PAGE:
Over the last few months my activity levels on my blog, twitter and elsewhere has taken a downturn.
This was in large part because of the high degree of uncertainty surrounding my departure from Emerald, and my arrival in Qatar to take up the post of Chief Technology Officer at Bloomsbury Qatar Foundation Journals. I’m now into my second week and it feels right to reflect a little, and put down a marker that I can look back in six or 12 months time and see how things panned out.
Once I decided to put something down here I was wondering where to start, and then I read this piece from The Tao of Innovation on Optimism in Innovation.
Moses Ma writes that “the greatest risk for startup failure lies in not being optimistic enough”. And he’s right. Try building something when you and your co-workers are pessimistic about it’s chances for success, or approval from the management team, or even an acknowledgement that you tried something on behalf of everyone else. Basically, it can’t done.
Even the most optimistic would happily acknowledge that there are so many ways in which your project/idea can go wrong you need deep wells of resolve and persistance. In other words one must be optimistic about the final outcome, otherwise all is lost.
This applies to nations too, as well as people. Which brings me back to the Qatar Foundation.
I’m still struggling to fully understand the scale and scope of this venture, started in 1997 by the Emir of Qatar to improve education, research and science capability in the country and the region. It’s become a world class facility in the last couple of years – I read last week the researchers here even discovered a new exo-planet and called it Qatar 2-B!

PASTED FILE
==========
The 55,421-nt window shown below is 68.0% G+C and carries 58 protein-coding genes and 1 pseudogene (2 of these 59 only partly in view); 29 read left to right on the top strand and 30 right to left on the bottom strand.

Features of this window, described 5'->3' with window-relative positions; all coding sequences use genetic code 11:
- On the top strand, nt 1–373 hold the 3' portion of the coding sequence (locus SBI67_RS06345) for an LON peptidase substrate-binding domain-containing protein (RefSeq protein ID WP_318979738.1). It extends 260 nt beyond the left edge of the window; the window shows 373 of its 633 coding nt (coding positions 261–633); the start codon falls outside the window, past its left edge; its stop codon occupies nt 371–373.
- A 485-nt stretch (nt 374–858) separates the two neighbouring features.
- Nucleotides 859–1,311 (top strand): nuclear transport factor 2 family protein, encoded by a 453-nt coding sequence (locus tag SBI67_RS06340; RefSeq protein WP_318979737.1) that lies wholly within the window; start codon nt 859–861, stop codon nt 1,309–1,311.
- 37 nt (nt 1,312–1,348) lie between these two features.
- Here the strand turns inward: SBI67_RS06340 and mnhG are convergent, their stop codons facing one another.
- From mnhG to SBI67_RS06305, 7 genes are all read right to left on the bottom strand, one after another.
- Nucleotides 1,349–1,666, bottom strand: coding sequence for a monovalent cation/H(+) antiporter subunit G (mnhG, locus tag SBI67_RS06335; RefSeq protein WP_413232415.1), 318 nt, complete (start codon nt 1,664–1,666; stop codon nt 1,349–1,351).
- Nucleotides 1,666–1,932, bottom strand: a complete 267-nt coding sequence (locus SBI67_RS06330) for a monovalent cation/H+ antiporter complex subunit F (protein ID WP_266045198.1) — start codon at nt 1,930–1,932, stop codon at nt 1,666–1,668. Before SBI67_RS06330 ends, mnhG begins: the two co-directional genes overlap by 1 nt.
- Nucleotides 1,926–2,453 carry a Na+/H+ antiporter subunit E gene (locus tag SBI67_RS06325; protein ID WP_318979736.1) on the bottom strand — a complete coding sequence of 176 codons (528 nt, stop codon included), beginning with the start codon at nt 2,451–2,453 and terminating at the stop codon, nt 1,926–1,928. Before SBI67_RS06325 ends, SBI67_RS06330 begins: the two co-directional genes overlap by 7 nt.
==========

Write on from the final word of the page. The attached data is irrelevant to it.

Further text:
And given all the turmoil in the region, and the sometimes shaky ground upon which ventures like this are built, it’s working! The optimism that drives the QF vision is infectious and inspiring. Perhaps I became a little cycnical but the freedom, indeed the insistence, that one simply “does it” is energising and life affirming. That’s remarkable and is exactly what I’m here for – to make happen the things I wanted to make happen in the UK but couldn’t.
The mandate with BQFJ and our platform Qscience.com is simple – connect researchers from around the region, and the world and make their research easily available everywhere. Simple really. I can’t tell you how much I’m looking forward to working with others to build new services for Open Access authors and researchers. Qscience.com is going to be an amazing research facility and showcase for original arab research and hopefully a means to cross a sometimes tricky cultural divide.
Much of what is built might not work but some of it will, and what does work will make a difference to the research capability of the entire region.
And the vital catalyst – optimism that the freedom exists to try and to fail, optimism that hard work will be rewarded, and optimism that what qscience is doing can make a difference!